Mori­bund ANC’s sal­va­tion lies in los­ing next elec­tion

• Self-cor­rec­tion seems fu­tile as pa­tron­age has be­come a fea­ture not a bug

Business Day - - IN-DEPTH - Yunus Momo­niat

Adecade of Pres­i­dent Ja­cob Zuma’s lead­er­ship has brought the ANC to the point of no re­turn: it is fin­ished, and a bet­ter ver­sion can emerge only if it loses the 2019 elec­tion.

The ANC has un­der­gone many trans­for­ma­tions dur­ing its his­tory, but few pe­ri­ods have seen changes as rad­i­cal since Ja­cob Zuma be­came ANC pres­i­dent in De­cem­ber 2007. The only com­pa­ra­ble pe­riod, in dis­rup­tion, but not in con­tent, was the Man­dela-Sisulu revo­lu­tion in the mid-1940s.

A decade is a long time, even for a body 105 years old — enough time to in­flict per­ma­nent changes in its com­po­si­tion, na­ture, struc­ture and func­tion.

Deputy Pres­i­dent Cyril Ramaphosa has been one of many ANC lead­ers call­ing for an end to fac­tion­al­ism, for unity and for re­newal, but these amount to ap­peals that have no force or ef­fect — the butt of jokes made by cor­rupt, cyn­i­cal el­e­ments in the party.

Ramaphosa does not be­long to the dom­i­nant fac­tion in the ANC. The na­tional ex­ec­u­tive com­mit­tee (NEC) elected in Polok­wane in De­cem­ber 2007 was cho­sen by branch mem­bers mo­bilised by the Zuma fac­tion, which packed the branches to en­sure Zuma’s slate was elected.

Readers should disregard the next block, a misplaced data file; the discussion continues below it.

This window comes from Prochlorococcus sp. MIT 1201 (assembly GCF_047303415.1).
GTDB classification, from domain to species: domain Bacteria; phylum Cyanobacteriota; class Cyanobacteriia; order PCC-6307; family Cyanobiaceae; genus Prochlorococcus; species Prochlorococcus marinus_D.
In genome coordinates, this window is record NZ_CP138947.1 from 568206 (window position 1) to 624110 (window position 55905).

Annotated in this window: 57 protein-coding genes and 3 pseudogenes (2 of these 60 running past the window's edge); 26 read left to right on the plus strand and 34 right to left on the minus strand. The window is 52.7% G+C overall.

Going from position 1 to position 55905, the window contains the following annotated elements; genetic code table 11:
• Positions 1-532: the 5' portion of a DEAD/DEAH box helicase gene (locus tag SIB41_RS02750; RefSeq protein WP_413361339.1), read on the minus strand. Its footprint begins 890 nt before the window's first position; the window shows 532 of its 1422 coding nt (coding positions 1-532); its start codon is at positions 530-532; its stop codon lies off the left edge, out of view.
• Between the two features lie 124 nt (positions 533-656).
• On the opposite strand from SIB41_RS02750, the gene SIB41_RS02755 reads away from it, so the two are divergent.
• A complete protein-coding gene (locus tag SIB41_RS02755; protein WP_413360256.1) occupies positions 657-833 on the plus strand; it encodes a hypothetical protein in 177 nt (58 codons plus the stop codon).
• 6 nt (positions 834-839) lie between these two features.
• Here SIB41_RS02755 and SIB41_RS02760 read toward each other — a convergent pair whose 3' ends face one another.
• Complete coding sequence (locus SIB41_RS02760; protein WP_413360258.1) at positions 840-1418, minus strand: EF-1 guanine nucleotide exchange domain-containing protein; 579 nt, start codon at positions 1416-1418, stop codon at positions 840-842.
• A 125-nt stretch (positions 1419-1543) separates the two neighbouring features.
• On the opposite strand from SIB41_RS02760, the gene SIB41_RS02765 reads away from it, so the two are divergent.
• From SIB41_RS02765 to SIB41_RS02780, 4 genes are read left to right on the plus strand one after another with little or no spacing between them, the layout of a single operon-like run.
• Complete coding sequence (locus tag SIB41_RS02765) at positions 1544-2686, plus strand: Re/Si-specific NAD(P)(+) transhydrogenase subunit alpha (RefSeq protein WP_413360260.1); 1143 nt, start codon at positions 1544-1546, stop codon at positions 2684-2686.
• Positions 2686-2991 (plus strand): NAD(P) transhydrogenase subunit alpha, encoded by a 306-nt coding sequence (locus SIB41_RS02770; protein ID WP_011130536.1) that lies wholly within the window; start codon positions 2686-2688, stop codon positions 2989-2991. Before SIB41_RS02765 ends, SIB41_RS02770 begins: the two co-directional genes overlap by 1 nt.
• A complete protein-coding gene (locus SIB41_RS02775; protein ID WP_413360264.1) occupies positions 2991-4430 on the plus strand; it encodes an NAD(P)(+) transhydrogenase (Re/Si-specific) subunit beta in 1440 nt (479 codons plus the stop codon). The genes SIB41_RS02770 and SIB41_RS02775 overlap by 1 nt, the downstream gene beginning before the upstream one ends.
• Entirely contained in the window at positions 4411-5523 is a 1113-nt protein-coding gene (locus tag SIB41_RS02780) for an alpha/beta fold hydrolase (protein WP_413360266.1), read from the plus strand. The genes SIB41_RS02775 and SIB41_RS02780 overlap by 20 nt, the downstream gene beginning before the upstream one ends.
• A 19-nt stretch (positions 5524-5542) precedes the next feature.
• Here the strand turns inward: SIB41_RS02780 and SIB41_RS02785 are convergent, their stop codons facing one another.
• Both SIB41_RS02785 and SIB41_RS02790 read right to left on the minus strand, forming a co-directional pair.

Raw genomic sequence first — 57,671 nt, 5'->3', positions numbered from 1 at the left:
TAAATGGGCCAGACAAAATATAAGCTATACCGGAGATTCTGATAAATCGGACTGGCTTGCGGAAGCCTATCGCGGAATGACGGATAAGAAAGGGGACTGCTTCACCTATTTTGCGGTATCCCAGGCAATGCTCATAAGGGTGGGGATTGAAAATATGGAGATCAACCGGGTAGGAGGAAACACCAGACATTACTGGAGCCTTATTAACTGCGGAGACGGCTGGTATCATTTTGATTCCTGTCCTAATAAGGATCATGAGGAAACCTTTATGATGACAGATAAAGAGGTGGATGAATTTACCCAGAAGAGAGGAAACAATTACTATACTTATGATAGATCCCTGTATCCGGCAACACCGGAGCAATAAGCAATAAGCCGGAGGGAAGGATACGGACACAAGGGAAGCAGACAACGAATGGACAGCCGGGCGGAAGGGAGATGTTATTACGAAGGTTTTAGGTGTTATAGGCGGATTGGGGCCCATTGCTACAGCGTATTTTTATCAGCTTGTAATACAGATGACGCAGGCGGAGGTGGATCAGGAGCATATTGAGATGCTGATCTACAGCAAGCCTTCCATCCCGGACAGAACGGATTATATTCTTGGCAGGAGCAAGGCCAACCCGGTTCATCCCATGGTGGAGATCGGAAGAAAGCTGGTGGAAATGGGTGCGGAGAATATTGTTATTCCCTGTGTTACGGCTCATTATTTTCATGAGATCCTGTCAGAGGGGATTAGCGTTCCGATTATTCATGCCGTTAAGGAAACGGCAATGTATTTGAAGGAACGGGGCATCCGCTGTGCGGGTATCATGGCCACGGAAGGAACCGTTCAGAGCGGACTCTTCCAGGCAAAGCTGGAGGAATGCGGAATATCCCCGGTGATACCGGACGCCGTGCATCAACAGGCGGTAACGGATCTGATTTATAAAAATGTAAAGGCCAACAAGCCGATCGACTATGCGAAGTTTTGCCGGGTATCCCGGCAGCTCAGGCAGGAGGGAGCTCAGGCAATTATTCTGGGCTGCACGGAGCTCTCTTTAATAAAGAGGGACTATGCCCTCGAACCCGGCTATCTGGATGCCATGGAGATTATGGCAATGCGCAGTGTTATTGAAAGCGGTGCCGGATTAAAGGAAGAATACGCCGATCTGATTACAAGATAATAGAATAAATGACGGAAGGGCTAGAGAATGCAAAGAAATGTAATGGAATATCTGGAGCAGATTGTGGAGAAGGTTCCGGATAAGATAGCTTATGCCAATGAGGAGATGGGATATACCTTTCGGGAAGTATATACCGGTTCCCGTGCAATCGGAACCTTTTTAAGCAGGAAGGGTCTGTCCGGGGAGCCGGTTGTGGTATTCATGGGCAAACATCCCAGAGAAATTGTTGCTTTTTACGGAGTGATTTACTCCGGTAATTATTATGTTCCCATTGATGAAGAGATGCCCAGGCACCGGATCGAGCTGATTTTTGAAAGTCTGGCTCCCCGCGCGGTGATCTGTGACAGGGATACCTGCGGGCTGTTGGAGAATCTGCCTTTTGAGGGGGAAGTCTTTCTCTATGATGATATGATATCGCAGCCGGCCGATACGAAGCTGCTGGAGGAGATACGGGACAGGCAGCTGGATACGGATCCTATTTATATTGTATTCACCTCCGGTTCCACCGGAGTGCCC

When Thabo Mbeki was re­called in Septem­ber 2008, his friend and en­forcer Es­sop Pa­had was shocked. Ac­cord­ing to a re­port, he said: “Some­thing has hap­pened. I’m not sure what. But this NEC de­ci­sion is not the NEC I know.”

A purge of Mbeki-ites fol­lowed and those who re­mained were ren­dered im­po­tent. The MPs cho­sen for elec­tion lists by the Zuma fac­tion were per­ceived as pli­able and obe­di­ent to his dic­tates. The ANC en­tered into an era in which pa­tron­age — un­til then re­garded as a de­vi­a­tion — was the way of the party.

The ANC lead­er­ship that emerged af­ter its un­ban­ning in 1990 was an un­wieldy con­glom­er­a­tion of ex­iles, United Demo­cratic Front (UDF) ac­tivists and Robben Is­lan­ders. The for­mer po­lit­i­cal pris­on­ers took prece­dence, fol­lowed in the peck­ing or­der by the ex­iles and UDF ac­tivists. Nel­son Man­dela and Wal­ter Sisulu set the moral tone and de­ter­mined the po­lit­i­cal pri­or­i­ties, while Mbeki, Ramaphosa and their sup­port bases vied for power.

De­spite the power plays, they were largely in agree­ment about po­lit­i­cal and moral im­per­a­tives, although the UDF fac­tion, Ramaphosa’s peo­ple, were dis­grun­tled, a sen­ti­ment that af­flicted Cosatu and South African Com­mu­nist Party mem­bers af­ter Mbeki took the reins.

The tra­jec­tory is more com­plex than this, and the ANC Youth League fea­tures heav­ily in this im­plo­sion. When Man­dela, Sisulu and Oliver Tambo were the dom­i­nant forces in the league of the 1940s, they de­fined the ANC po­si­tion for the next half-cen­tury.

By the early 1990s, the re­sus­ci­tated league’s lead­ers be­gan to re­de­fine the na­ture of the ANC, with Peter Mok­aba set­ting the tone for de­vel­op­ments that would cul­mi­nate in the leagues of Malusi Gi­gaba, Fik­ile Mbalula, Julius Malema and, most hor­ri­ble of all, Collen Maine.